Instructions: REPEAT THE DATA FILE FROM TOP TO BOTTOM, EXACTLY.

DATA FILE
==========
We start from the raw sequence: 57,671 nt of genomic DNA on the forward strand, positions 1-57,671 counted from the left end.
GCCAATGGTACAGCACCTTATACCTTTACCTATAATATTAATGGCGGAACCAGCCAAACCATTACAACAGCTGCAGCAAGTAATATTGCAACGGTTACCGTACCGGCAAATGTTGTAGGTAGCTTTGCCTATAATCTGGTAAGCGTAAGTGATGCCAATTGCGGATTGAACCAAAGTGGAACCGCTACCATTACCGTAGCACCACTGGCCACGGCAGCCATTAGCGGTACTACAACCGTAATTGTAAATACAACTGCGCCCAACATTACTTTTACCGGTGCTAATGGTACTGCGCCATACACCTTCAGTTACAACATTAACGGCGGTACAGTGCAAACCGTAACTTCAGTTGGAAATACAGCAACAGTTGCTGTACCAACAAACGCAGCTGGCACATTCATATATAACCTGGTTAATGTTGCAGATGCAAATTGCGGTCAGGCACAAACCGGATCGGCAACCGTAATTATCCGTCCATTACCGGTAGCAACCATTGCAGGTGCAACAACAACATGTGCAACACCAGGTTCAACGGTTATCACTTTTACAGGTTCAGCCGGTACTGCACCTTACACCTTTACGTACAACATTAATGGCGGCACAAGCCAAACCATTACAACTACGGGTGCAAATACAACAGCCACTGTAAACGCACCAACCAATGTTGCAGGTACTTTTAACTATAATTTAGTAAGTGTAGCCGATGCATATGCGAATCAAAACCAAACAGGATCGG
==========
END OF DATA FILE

We start from the raw sequence: 57,671 nt of genomic DNA on the forward strand, positions 1-57,671 counted from the left end.
GCCAATGGTACAGCACCTTATACCTTTACCTATAATATTAATGGCGGAACCAGCCAAACCATTACAACAGCTGCAGCAAGTAATATTGCAACGGTTACCGTACCGGCAAATGTTGTAGGTAGCTTTGCCTATAATCTGGTAAGCGTAAGTGATGCCAATTGCGGATTGAACCAAAGTGGAACCGCTACCATTACCGTAGCACCACTGGCCACGGCAGCCATTAGCGGTACTACAACCGTAATTGTAAATACAACTGCGCCCAACATTACTTTTACCGGTGCTAATGGTACTGCGCCATACACCTTCAGTTACAACATTAACGGCGGTACAGTGCAAACCGTAACTTCAGTTGGAAATACAGCAACAGTTGCTGTACCAACAAACGCAGCTGGCACATTCATATATAACCTGGTTAATGTTGCAGATGCAAATTGCGGTCAGGCACAAACCGGATCGGCAACCGTAATTATCCGTCCATTACCGGTAGCAACCATTGCAGGTGCAACAACAACATGTGCAACACCAGGTTCAACGGTTATCACTTTTACAGGTTCAGCCGGTACTGCACCTTACACCTTTACGTACAACATTAATGGCGGCACAAGCCAAACCATTACAACTACGGGTGCAAATACAACAGCCACTGTAAACGCACCAACCAATGTTGCAGGTACTTTTAACTATAATTTAGTAAGTGTAGCCGATGCATATGCGAATCAAAACCAAACAGGATCGG